Approximately one-third (33.90%) of respondents indicated they would be willing to participate in HIV research without pay; an additional 28.33% said “it depends,” while 38.01% would not participate without payment (see Table 1). Multinomial logistic regression (see Table 2, Model 6) revealed that women were more than twice as likely to be willing to participate in HIV research studies without pay (RR = 2.045, p < 0.05), controlling for all other sociodemographic variables. Participants with less than a bachelor’s degree (RR = 0.507, p < 0.05) and those who identified as Hispanic/other race-ethnicity (RR = 0.405, p < 0.05) were at least half as likely to be willing to participate in HIV research studies without pay, compared to respondents with bachelor’s degrees and non-Hispanic Whites, respectively. Respondents not employed full-time (vs. full-time employed) were more than three-times more likely to respond “it depends” (RR = 3.611, p < 0.01) when asked whether they would be willing to participate in HIV research without pay.

Risk Perceptions

Nearly half (45.89%) of respondents could imagine a level of risk in an HIV intervention study that was so high that no amount of payment could convince them to participate (see Table 1). Logistic regression revealed positive associations between this outcome and age (OR = 1.035, p < 0.05) and living in the Northeast (vs. South) census region (OR = 2.111, p < 0.05; see Table 3, Model 7).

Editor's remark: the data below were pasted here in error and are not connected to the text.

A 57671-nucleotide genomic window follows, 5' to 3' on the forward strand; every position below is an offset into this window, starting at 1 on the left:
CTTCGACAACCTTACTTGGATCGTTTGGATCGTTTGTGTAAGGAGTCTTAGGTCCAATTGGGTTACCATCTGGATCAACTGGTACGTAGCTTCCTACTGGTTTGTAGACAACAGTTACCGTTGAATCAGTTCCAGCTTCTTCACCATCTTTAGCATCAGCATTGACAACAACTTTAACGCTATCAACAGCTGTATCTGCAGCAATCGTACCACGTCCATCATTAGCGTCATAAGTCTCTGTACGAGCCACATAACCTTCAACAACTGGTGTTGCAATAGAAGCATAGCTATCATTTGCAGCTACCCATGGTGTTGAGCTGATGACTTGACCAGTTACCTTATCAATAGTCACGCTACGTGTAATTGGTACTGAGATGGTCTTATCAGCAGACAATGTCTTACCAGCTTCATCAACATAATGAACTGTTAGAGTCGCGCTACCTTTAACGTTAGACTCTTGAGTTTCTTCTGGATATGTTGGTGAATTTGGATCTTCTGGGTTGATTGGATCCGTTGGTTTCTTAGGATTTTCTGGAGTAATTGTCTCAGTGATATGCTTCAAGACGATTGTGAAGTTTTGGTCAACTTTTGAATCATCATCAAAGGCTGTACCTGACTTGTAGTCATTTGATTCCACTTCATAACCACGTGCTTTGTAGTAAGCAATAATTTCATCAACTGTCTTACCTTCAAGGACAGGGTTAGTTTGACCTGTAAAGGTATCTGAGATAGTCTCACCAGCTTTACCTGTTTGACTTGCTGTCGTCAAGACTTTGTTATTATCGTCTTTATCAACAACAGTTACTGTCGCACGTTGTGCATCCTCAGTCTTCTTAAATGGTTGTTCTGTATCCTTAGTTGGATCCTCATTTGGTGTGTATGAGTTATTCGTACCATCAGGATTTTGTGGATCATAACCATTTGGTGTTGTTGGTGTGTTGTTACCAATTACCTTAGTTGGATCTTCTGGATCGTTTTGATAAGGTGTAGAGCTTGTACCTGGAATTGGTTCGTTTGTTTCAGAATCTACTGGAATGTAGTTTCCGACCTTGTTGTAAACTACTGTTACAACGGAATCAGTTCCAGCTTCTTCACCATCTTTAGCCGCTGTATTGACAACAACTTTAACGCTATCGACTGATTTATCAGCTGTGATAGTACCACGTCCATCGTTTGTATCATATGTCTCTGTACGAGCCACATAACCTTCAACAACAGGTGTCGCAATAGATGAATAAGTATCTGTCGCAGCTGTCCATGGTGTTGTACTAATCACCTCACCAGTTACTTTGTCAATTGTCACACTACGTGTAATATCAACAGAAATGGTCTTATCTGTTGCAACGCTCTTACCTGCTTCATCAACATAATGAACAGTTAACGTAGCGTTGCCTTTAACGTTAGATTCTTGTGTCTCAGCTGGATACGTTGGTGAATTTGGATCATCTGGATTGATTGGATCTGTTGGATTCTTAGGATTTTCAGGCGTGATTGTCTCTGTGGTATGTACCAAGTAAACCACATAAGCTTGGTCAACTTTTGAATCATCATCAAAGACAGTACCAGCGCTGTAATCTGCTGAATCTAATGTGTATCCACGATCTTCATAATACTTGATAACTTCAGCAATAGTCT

Table 3 Logistic regression results for can imagine a risk level high enough to deter research participation (Model 7) and linear regression results for risk perceptions (Models 8–11), by sociodemographic characteristics, N = 292

On average, respondents reported that a 45.16% chance of harm and 30.66% chance of death would prevent them from participating in HIV research (see Table 1). Multivariate linear regression analyses showed a negative correlation between chance of harm that would deter participation and living in the Northeast (vs. South) census region (b = -9.581, p < 0.05), but there were no statistically significant correlations between any sociodemographic characteristics and percent chance of death that would deter participation (see Table 3, Models 8–9).

Respondents assumed higher-paid studies were riskier than lower-paid studies, rating the mean risk of a study that paid $0 as 2.86 out of 10 and mean risk of a study that paid $20,000 as 6.40 out of 10 (see Table 1). This difference in perceived risk based on pay (3.54) was statistically significant (t (291) = 12.15, p < 0.001). Studies paying $0 were perceived to be riskier by non-Hispanic Blacks (vs. non-Hispanic Whites; b = 1.761, p < 0.001) and individuals living in the West (vs. South) census region (b = 0.966, p < 0.05). Significant sociodemographic differences in risk perceptions were not identified when studies paid $20,000 (see Table 3, Models 10–11).

Importance of Various Forms of Payment